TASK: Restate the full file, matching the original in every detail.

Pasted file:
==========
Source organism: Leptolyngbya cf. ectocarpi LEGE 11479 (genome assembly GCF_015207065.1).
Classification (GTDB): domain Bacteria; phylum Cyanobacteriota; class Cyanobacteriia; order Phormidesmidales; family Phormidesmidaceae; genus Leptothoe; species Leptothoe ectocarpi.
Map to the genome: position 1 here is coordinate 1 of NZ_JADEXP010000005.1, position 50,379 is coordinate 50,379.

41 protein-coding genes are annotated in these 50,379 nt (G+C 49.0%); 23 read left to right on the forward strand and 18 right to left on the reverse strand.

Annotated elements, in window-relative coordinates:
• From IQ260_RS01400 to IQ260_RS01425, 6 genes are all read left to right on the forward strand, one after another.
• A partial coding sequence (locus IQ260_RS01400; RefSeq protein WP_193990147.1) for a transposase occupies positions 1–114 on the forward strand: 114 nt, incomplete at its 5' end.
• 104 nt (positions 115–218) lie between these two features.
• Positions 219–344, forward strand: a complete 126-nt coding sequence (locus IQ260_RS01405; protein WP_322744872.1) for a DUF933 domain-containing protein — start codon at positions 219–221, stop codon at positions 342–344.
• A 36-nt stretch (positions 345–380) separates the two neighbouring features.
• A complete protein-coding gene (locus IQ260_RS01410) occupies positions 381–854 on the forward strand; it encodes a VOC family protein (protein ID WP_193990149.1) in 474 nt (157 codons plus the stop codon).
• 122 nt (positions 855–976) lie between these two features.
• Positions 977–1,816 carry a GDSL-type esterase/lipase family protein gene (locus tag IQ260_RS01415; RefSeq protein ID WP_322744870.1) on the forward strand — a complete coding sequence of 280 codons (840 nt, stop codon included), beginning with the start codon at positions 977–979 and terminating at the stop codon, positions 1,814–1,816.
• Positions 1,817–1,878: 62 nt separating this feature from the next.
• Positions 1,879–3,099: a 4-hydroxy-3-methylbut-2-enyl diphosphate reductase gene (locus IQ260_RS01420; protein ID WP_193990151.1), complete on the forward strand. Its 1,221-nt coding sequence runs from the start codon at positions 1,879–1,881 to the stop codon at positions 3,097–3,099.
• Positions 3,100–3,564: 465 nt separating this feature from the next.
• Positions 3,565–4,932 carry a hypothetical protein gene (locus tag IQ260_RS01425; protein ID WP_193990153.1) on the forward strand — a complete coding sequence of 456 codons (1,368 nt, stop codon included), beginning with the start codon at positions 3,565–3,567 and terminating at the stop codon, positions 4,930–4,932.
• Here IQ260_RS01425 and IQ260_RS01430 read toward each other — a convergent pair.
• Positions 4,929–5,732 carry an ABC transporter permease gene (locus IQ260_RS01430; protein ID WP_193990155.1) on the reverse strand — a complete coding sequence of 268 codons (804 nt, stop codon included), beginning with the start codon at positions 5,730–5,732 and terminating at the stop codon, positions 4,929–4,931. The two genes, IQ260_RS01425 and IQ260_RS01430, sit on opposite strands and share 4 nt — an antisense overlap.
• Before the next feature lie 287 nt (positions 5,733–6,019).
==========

Source organism: Leptolyngbya cf. ectocarpi LEGE 11479 (genome assembly GCF_015207065.1).
Classification (GTDB): domain Bacteria; phylum Cyanobacteriota; class Cyanobacteriia; order Phormidesmidales; family Phormidesmidaceae; genus Leptothoe; species Leptothoe ectocarpi.
Map to the genome: position 1 here is coordinate 1 of NZ_JADEXP010000005.1, position 50,379 is coordinate 50,379.

41 protein-coding genes are annotated in these 50,379 nt (G+C 49.0%); 23 read left to right on the forward strand and 18 right to left on the reverse strand.

Annotated elements, in window-relative coordinates:
• From IQ260_RS01400 to IQ260_RS01425, 6 genes are all read left to right on the forward strand, one after another.
• A partial coding sequence (locus IQ260_RS01400; RefSeq protein WP_193990147.1) for a transposase occupies positions 1–114 on the forward strand: 114 nt, incomplete at its 5' end.
• 104 nt (positions 115–218) lie between these two features.
• Positions 219–344, forward strand: a complete 126-nt coding sequence (locus IQ260_RS01405; protein WP_322744872.1) for a DUF933 domain-containing protein — start codon at positions 219–221, stop codon at positions 342–344.
• A 36-nt stretch (positions 345–380) separates the two neighbouring features.
• A complete protein-coding gene (locus IQ260_RS01410) occupies positions 381–854 on the forward strand; it encodes a VOC family protein (protein ID WP_193990149.1) in 474 nt (157 codons plus the stop codon).
• 122 nt (positions 855–976) lie between these two features.
• Positions 977–1,816 carry a GDSL-type esterase/lipase family protein gene (locus tag IQ260_RS01415; RefSeq protein ID WP_322744870.1) on the forward strand — a complete coding sequence of 280 codons (840 nt, stop codon included), beginning with the start codon at positions 977–979 and terminating at the stop codon, positions 1,814–1,816.
• Positions 1,817–1,878: 62 nt separating this feature from the next.
• Positions 1,879–3,099: a 4-hydroxy-3-methylbut-2-enyl diphosphate reductase gene (locus IQ260_RS01420; protein ID WP_193990151.1), complete on the forward strand. Its 1,221-nt coding sequence runs from the start codon at positions 1,879–1,881 to the stop codon at positions 3,097–3,099.
• Positions 3,100–3,564: 465 nt separating this feature from the next.
• Positions 3,565–4,932 carry a hypothetical protein gene (locus tag IQ260_RS01425; protein ID WP_193990153.1) on the forward strand — a complete coding sequence of 456 codons (1,368 nt, stop codon included), beginning with the start codon at positions 3,565–3,567 and terminating at the stop codon, positions 4,930–4,932.
• Here IQ260_RS01425 and IQ260_RS01430 read toward each other — a convergent pair.
• Positions 4,929–5,732 carry an ABC transporter permease gene (locus IQ260_RS01430; protein ID WP_193990155.1) on the reverse strand — a complete coding sequence of 268 codons (804 nt, stop codon included), beginning with the start codon at positions 5,730–5,732 and terminating at the stop codon, positions 4,929–4,931. The two genes, IQ260_RS01425 and IQ260_RS01430, sit on opposite strands and share 4 nt — an antisense overlap.
• Before the next feature lie 287 nt (positions 5,733–6,019).